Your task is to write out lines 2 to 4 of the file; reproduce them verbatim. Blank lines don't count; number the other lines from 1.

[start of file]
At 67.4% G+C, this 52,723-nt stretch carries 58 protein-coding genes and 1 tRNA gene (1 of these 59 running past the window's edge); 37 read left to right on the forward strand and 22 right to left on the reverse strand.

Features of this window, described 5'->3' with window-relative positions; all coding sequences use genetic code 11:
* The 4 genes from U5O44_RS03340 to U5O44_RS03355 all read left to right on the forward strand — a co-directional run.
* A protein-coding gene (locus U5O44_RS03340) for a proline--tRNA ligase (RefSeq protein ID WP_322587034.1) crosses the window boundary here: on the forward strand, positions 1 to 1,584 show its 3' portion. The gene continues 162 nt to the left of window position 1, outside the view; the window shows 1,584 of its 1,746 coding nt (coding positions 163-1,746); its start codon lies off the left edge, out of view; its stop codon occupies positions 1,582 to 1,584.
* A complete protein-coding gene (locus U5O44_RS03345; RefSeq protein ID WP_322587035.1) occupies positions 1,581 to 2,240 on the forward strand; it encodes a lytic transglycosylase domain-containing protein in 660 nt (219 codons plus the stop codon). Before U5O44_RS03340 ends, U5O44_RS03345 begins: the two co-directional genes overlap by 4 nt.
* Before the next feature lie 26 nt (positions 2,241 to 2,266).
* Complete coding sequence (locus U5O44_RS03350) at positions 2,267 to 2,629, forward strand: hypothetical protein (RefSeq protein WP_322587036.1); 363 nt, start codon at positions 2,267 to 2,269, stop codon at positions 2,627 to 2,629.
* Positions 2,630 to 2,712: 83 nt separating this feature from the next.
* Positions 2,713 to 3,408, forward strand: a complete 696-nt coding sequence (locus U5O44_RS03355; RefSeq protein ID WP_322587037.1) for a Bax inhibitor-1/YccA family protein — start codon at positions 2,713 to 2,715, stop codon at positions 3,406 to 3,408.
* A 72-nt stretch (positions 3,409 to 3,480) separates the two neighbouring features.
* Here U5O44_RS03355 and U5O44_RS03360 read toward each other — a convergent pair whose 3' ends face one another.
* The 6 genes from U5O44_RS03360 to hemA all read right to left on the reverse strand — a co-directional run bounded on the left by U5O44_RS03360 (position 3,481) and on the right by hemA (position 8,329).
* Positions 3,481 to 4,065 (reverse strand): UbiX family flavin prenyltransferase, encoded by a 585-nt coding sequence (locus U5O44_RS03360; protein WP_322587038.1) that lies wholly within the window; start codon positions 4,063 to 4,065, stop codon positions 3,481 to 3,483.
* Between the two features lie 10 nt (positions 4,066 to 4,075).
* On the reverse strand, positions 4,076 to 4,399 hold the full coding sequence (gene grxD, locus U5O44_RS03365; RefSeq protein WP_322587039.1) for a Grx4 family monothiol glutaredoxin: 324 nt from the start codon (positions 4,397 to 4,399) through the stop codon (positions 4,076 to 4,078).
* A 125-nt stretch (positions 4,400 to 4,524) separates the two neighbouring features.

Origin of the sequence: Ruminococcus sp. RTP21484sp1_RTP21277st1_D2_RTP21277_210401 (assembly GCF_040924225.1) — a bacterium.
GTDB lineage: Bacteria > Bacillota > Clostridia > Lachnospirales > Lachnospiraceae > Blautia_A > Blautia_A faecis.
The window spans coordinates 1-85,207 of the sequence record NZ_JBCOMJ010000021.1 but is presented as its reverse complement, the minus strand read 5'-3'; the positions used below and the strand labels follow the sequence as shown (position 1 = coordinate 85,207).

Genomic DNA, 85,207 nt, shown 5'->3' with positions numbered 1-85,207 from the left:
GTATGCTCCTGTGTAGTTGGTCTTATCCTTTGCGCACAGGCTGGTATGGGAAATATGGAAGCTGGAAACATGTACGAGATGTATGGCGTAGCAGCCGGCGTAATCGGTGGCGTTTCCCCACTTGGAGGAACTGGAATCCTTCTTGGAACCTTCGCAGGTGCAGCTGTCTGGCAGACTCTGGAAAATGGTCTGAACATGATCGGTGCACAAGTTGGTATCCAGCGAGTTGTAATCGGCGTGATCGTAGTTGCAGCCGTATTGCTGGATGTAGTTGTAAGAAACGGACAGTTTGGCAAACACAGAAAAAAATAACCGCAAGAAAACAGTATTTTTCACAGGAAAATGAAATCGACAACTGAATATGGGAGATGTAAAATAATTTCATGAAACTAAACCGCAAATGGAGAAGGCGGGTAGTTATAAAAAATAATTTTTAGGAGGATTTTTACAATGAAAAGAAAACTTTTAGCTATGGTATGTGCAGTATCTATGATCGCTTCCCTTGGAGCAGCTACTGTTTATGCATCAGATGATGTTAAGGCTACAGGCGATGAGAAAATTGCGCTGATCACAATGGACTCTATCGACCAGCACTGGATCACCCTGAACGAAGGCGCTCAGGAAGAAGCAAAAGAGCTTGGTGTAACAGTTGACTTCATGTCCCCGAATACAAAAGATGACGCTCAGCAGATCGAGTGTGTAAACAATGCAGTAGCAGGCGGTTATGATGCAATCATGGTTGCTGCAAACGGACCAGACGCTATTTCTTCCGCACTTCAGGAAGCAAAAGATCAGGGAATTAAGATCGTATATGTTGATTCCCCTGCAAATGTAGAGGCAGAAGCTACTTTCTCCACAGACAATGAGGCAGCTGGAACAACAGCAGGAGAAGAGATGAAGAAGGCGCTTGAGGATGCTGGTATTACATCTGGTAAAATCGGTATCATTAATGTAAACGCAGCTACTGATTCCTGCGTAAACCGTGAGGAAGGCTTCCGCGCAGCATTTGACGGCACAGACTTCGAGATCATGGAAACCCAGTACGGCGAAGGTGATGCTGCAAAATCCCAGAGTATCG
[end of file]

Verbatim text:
Features of this window, described 5'->3' with window-relative positions; all coding sequences use genetic code 11:
* The 4 genes from U5O44_RS03340 to U5O44_RS03355 all read left to right on the forward strand — a co-directional run.
* A protein-coding gene (locus U5O44_RS03340) for a proline--tRNA ligase (RefSeq protein ID WP_322587034.1) crosses the window boundary here: on the forward strand, positions 1 to 1,584 show its 3' portion. The gene continues 162 nt to the left of window position 1, outside the view; the window shows 1,584 of its 1,746 coding nt (coding positions 163-1,746); its start codon lies off the left edge, out of view; its stop codon occupies positions 1,582 to 1,584.